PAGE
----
Mud attack

The last month has not been the best one in terms of ridable weather. We have had a lot of winter weather since we had to leave Turkey and went back to Bulgaria. Lot’s of snow and freezing conditions meant that we had the opportunity to do some skiing and enjoy the winter wonderland landscapes and vistas, but other than that snow is no good.

To expedite things, we decided to stay mainly in the lower lands between the mountains where -as can be expected- springtime weather will be more likely.

And springtime weather we had. Enough to make me want to go and ride again. but the results were mixed.

First we were staying near Rosen, in the upper Thracian valley region. Not the number one mountain bike spot, but hey, can’t have it all I guess. Because the GPS mapping did not show a lot of dirt tracks, I decided to use satellite images to help decide which tracks I was going to take. I managed to create a nice route. So off I went to ride through a nice mix of agricultural land, interrupted with patches of wild grass lands and forest.

This is a common mix in the lower parts of Bulgaria where agriculture takes place. The tracks were nice and solid. I mention this, because later it became clear that this is not always the case in this time of the year.

I did a second ride close to Kostenets. This place is situated just on the foothills of the Rila mountain range. Which of course made me want to ride into the Rila. Well. It started nicely, along a waterfall area into a narrow valley. The dirt track was steadily rising it’s way up into the mountains, every now and then crossing the river to change sides.

It was rocky, some patches of snow, but I managed to climb steadily. Luckily a 4WD had made some tracks that I could use in the snowy sections. As I gained altitude, the layer of snow increased too. Unfortunately, long before I reached my target, there was such an amount of snow that continuing was no longer possible.

My third ride was again close to Rosen, because there was a nice camp spot with all the things we needed: quiet, mobile coverage, and a river close by. The first time I had already spotted a group of 3 or 4 hills in a mainly flat area. The hills featured communication antennas. That meant a road was going to go up there, because I figured no way the Bulgarians are going to construct this kind of masts using helicopters. that’s too expensive.

And I was right. Again I created a nice circular route. But after climbing two of the hills that -by the way- had insanely steep sections, I managed to find some really muddy sections that were going to set the norm for this month. At first I drove into a wet section, halfway on the slope where I did not expect it: water runs down, so I expected a wet section at the foot of the hill. Not here. The clay holds the water in place: the water does not seep through quickly. I tried to drive through and was successful for most of the part, but then I hit a stretch of track that was running between two ploughed fields. The surface looked good, but halfway I started to realize that I was not going to make it riding. I had to dismount.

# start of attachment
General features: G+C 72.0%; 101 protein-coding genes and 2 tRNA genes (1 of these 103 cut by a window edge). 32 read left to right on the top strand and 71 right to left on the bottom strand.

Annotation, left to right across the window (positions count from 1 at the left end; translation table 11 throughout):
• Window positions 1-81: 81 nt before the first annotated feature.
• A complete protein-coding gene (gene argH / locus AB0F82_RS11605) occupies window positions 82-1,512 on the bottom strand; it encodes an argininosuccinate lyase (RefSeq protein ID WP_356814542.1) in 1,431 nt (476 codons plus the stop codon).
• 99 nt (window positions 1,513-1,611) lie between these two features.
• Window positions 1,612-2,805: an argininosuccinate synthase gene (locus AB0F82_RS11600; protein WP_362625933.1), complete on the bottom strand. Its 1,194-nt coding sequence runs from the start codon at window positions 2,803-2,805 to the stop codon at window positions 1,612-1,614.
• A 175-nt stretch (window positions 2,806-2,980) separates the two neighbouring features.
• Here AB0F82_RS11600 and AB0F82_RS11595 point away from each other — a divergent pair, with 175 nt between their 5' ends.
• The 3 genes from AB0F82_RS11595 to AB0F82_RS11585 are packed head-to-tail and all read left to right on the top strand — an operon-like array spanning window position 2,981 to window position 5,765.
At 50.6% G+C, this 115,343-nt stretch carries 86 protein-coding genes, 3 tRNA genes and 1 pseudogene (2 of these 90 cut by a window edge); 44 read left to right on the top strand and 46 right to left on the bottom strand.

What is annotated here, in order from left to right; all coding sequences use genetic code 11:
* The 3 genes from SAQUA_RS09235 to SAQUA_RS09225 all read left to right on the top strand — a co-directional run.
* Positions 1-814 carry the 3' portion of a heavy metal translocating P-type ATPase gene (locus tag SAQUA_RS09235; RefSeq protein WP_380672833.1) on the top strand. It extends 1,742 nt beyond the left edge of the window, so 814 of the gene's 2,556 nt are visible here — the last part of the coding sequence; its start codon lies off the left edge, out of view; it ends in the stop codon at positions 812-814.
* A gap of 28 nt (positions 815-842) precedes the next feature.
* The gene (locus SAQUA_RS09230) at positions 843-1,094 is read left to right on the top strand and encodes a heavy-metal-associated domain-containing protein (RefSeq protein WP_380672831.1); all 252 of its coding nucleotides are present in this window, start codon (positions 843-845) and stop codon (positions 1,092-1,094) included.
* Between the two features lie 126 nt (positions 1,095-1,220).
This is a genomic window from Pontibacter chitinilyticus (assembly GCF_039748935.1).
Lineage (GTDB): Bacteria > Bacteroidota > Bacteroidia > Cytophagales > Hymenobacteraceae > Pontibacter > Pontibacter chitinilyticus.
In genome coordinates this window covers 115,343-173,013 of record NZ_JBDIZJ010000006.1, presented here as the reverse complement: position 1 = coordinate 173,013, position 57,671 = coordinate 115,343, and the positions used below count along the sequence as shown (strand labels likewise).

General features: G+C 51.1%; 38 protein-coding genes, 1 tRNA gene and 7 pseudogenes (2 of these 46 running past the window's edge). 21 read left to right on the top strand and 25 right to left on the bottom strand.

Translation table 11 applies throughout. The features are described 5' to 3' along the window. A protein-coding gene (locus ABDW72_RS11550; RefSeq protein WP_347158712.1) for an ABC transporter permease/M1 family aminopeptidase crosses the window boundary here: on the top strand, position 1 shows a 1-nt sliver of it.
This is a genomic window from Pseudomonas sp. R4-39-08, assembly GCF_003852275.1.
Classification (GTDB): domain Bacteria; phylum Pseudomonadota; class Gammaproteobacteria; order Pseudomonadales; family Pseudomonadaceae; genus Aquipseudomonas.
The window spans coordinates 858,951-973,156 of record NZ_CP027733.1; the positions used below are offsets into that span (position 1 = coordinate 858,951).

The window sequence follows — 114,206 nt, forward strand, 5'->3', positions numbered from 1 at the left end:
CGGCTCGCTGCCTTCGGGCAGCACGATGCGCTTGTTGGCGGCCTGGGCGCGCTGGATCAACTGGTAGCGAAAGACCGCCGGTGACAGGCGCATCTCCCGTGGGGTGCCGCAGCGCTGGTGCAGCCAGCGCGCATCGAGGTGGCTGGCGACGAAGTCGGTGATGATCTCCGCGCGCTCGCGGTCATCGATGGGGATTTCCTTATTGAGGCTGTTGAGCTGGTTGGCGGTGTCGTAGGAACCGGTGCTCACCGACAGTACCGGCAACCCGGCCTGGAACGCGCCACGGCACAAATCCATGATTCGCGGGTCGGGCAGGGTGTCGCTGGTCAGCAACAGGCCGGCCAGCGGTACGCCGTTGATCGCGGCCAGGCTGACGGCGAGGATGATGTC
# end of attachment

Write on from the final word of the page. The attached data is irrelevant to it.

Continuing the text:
The wheels and brakes were blocked with mud. I had not yet experienced such thick and sticky mud before. I had to walk on and find a pool to rinse the sticky stuff off my bike in order to use it again…
After that it was still a challenge to get to the nearest asphalt road. It seemed that the muddy sections kept coming to prevent me from reaching asphalt.

My fourth attempt was close to Lilyache and Vratsa. Again we were camped in the middle of agricultural land. I decided to create a route that would bring me near to Vratsa and the Recha Range where -no surprise- some antennas are placed for communications.

A nice goal. but also bit of a hit-and-run affair, because to get there I had to cross 10km of -again-agricultural land. All went well and I reached the antennas fairly easy. The first antenna was obsolete, but obviously not dismantled. The second and third antenna were in working order. But because the power line had collapsed (not recently) both antennas were now powered using an auxiliary diesel generator.

On the way back, the mud was there again. And it was not just after me, the mud managed to get it’s grips on an abandoned car too. There were wet patches that were difficult to navigate and then the rest was dried up; solid as concrete with the ever present imprint of huge tractor wheels. It made the ride back tough. But I managed and what was supposed to be a mostly flat route turned out to have about 1100m altitude gain.

It was nice cross country riding but I can’t wait for the snow to melt and open up the mountains again…

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